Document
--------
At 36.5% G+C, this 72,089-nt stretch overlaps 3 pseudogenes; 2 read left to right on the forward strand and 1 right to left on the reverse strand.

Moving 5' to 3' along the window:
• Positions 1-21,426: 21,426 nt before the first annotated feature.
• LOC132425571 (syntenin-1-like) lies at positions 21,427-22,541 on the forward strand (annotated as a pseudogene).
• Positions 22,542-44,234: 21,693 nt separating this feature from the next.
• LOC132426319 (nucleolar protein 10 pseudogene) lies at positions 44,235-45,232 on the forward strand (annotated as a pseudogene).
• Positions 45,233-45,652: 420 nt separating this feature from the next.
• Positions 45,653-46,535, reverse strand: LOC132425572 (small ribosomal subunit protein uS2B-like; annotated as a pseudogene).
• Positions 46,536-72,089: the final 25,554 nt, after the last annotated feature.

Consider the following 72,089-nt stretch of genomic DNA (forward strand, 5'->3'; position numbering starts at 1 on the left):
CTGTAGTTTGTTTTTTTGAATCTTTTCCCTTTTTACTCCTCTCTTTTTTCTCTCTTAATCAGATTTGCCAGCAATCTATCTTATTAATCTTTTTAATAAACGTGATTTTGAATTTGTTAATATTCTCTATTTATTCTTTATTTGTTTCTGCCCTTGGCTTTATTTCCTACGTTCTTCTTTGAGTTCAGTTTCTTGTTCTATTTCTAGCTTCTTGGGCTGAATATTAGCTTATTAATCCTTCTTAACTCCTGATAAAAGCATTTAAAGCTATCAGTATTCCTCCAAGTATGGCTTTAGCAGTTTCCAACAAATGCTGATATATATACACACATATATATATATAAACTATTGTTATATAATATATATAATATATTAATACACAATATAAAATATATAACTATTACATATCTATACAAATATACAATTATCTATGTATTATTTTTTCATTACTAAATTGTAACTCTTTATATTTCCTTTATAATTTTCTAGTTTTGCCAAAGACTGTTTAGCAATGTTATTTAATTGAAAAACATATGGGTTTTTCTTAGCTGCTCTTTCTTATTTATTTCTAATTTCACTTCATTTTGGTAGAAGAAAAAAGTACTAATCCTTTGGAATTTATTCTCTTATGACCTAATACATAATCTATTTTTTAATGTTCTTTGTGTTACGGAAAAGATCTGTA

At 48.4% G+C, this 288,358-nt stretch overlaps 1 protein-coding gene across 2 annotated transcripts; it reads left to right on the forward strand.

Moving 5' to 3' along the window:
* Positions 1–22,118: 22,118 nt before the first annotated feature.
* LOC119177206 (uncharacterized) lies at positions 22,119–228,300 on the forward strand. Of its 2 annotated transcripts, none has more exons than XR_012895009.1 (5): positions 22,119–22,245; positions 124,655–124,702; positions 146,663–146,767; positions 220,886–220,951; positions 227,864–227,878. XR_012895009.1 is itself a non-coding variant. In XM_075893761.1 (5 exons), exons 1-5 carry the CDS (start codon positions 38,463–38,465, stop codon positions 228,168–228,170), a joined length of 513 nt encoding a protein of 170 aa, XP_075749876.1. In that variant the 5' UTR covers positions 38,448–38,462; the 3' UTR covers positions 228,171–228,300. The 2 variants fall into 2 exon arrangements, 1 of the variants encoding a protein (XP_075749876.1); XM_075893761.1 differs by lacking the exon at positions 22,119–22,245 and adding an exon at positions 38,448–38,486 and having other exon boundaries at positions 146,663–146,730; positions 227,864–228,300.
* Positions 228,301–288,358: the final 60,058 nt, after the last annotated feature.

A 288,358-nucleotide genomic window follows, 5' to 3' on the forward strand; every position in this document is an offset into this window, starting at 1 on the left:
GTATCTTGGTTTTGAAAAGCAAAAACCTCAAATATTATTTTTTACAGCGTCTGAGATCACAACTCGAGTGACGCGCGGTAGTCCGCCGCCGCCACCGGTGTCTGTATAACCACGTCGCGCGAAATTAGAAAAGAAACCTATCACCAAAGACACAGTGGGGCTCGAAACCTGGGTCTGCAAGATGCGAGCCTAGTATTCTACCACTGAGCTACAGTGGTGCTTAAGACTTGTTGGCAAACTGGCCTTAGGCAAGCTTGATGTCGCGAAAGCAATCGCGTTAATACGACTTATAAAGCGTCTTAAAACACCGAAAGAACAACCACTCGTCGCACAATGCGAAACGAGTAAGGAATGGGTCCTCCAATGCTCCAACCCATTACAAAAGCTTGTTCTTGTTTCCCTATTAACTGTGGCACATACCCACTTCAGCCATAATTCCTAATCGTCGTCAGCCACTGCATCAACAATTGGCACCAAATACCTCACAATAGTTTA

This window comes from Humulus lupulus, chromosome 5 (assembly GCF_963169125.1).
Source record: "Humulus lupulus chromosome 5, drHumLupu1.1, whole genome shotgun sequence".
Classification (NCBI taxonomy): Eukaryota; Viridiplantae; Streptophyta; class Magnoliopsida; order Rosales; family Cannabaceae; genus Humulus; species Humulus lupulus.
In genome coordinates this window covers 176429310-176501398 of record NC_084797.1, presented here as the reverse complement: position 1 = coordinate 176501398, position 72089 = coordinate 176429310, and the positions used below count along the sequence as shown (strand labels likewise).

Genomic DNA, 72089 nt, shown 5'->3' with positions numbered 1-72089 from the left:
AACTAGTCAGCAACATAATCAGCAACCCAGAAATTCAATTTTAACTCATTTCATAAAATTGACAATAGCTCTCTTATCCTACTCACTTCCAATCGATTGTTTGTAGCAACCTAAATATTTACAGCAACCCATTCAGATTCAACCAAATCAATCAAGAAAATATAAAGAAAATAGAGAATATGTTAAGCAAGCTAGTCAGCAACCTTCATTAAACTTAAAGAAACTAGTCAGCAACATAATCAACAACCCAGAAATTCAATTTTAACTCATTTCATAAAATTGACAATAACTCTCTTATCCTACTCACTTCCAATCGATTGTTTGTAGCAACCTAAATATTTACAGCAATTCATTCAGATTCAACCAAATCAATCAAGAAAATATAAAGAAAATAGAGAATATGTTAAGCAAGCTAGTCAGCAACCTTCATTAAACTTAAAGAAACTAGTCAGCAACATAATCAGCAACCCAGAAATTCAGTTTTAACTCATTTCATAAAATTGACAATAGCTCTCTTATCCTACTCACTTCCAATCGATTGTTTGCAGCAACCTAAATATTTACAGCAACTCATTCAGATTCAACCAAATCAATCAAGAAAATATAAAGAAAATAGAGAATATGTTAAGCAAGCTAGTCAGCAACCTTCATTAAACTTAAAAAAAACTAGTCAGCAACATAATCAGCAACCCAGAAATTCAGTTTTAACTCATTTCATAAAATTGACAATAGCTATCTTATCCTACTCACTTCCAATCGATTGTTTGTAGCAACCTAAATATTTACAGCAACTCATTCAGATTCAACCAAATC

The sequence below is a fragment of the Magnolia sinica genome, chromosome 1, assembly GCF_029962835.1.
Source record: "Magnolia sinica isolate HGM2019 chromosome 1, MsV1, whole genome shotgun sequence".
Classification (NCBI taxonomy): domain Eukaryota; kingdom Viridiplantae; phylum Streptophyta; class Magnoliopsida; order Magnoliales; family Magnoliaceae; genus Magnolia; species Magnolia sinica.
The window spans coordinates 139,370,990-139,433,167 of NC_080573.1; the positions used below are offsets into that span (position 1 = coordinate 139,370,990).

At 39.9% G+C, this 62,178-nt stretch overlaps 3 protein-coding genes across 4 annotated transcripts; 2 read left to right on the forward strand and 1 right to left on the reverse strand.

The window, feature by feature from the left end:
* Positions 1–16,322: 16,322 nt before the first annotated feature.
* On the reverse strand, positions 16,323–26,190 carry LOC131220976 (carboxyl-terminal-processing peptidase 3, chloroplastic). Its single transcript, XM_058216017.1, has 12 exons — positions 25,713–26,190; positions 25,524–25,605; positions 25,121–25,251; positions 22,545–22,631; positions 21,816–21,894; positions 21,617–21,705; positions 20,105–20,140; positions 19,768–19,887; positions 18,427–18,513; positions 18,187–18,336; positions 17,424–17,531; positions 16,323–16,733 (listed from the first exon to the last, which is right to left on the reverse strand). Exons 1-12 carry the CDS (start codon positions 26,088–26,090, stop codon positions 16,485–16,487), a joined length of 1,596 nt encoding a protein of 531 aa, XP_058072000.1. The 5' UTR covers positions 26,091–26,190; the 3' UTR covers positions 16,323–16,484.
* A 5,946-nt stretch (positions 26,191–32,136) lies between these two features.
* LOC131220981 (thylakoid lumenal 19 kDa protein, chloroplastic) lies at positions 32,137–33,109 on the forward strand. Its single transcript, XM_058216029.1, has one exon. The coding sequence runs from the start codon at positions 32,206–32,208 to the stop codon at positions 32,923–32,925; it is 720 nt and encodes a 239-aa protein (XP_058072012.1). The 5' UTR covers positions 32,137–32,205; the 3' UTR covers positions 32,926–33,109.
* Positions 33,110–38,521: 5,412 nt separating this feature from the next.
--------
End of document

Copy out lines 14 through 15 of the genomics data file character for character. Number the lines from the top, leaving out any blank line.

* Positions 1–22,118: 22,118 nt before the first annotated feature.
* LOC119177206 (uncharacterized) lies at positions 22,119–228,300 on the forward strand. Of its 2 annotated transcripts, none has more exons than XR_012895009.1 (5): positions 22,119–22,245; positions 124,655–124,702; positions 146,663–146,767; positions 220,886–220,951; positions 227,864–227,878. XR_012895009.1 is itself a non-coding variant. In XM_075893761.1 (5 exons), exons 1-5 carry the CDS (start codon positions 38,463–38,465, stop codon positions 228,168–228,170), a joined length of 513 nt encoding a protein of 170 aa, XP_075749876.1. In that variant the 5' UTR covers positions 38,448–38,462; the 3' UTR covers positions 228,171–228,300. The 2 variants fall into 2 exon arrangements, 1 of the variants encoding a protein (XP_075749876.1); XM_075893761.1 differs by lacking the exon at positions 22,119–22,245 and adding an exon at positions 38,448–38,486 and having other exon boundaries at positions 146,663–146,730; positions 227,864–228,300.